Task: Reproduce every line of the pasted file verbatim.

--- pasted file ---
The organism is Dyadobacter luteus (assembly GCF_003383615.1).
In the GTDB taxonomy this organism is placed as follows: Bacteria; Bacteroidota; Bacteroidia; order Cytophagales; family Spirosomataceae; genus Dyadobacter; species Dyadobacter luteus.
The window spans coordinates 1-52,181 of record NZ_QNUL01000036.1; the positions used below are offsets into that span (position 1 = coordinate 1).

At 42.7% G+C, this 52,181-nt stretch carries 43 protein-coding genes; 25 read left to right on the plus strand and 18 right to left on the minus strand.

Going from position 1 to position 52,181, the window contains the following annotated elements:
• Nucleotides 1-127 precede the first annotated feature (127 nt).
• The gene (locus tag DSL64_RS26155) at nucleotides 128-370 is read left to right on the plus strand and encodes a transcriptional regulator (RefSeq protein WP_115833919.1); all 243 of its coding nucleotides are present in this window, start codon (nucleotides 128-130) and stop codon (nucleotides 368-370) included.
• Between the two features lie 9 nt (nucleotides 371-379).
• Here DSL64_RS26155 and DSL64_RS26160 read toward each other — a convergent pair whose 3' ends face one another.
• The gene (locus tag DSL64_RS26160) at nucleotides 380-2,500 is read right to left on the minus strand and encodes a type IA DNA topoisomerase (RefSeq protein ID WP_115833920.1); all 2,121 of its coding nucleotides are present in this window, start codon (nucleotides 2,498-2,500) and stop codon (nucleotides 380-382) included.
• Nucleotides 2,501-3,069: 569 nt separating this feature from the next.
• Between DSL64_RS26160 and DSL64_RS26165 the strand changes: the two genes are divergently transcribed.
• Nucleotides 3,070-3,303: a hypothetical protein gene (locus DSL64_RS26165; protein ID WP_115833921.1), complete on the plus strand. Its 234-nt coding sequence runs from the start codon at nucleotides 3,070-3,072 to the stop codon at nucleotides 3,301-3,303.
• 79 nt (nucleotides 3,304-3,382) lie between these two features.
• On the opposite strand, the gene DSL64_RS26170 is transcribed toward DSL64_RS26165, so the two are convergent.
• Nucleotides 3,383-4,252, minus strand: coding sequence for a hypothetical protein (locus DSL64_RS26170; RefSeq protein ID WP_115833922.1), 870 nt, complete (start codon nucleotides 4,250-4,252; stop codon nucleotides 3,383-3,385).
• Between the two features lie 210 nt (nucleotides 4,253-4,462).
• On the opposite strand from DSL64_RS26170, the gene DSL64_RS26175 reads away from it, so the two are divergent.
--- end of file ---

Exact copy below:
The organism is Dyadobacter luteus (assembly GCF_003383615.1).
In the GTDB taxonomy this organism is placed as follows: Bacteria; Bacteroidota; Bacteroidia; order Cytophagales; family Spirosomataceae; genus Dyadobacter; species Dyadobacter luteus.
The window spans coordinates 1-52,181 of record NZ_QNUL01000036.1; the positions used below are offsets into that span (position 1 = coordinate 1).

At 42.7% G+C, this 52,181-nt stretch carries 43 protein-coding genes; 25 read left to right on the plus strand and 18 right to left on the minus strand.

Going from position 1 to position 52,181, the window contains the following annotated elements:
• Nucleotides 1-127 precede the first annotated feature (127 nt).
• The gene (locus tag DSL64_RS26155) at nucleotides 128-370 is read left to right on the plus strand and encodes a transcriptional regulator (RefSeq protein WP_115833919.1); all 243 of its coding nucleotides are present in this window, start codon (nucleotides 128-130) and stop codon (nucleotides 368-370) included.
• Between the two features lie 9 nt (nucleotides 371-379).
• Here DSL64_RS26155 and DSL64_RS26160 read toward each other — a convergent pair whose 3' ends face one another.
• The gene (locus tag DSL64_RS26160) at nucleotides 380-2,500 is read right to left on the minus strand and encodes a type IA DNA topoisomerase (RefSeq protein ID WP_115833920.1); all 2,121 of its coding nucleotides are present in this window, start codon (nucleotides 2,498-2,500) and stop codon (nucleotides 380-382) included.
• Nucleotides 2,501-3,069: 569 nt separating this feature from the next.
• Between DSL64_RS26160 and DSL64_RS26165 the strand changes: the two genes are divergently transcribed.
• Nucleotides 3,070-3,303: a hypothetical protein gene (locus DSL64_RS26165; protein ID WP_115833921.1), complete on the plus strand. Its 234-nt coding sequence runs from the start codon at nucleotides 3,070-3,072 to the stop codon at nucleotides 3,301-3,303.
• 79 nt (nucleotides 3,304-3,382) lie between these two features.
• On the opposite strand, the gene DSL64_RS26170 is transcribed toward DSL64_RS26165, so the two are convergent.
• Nucleotides 3,383-4,252, minus strand: coding sequence for a hypothetical protein (locus DSL64_RS26170; RefSeq protein ID WP_115833922.1), 870 nt, complete (start codon nucleotides 4,250-4,252; stop codon nucleotides 3,383-3,385).
• Between the two features lie 210 nt (nucleotides 4,253-4,462).
• On the opposite strand from DSL64_RS26170, the gene DSL64_RS26175 reads away from it, so the two are divergent.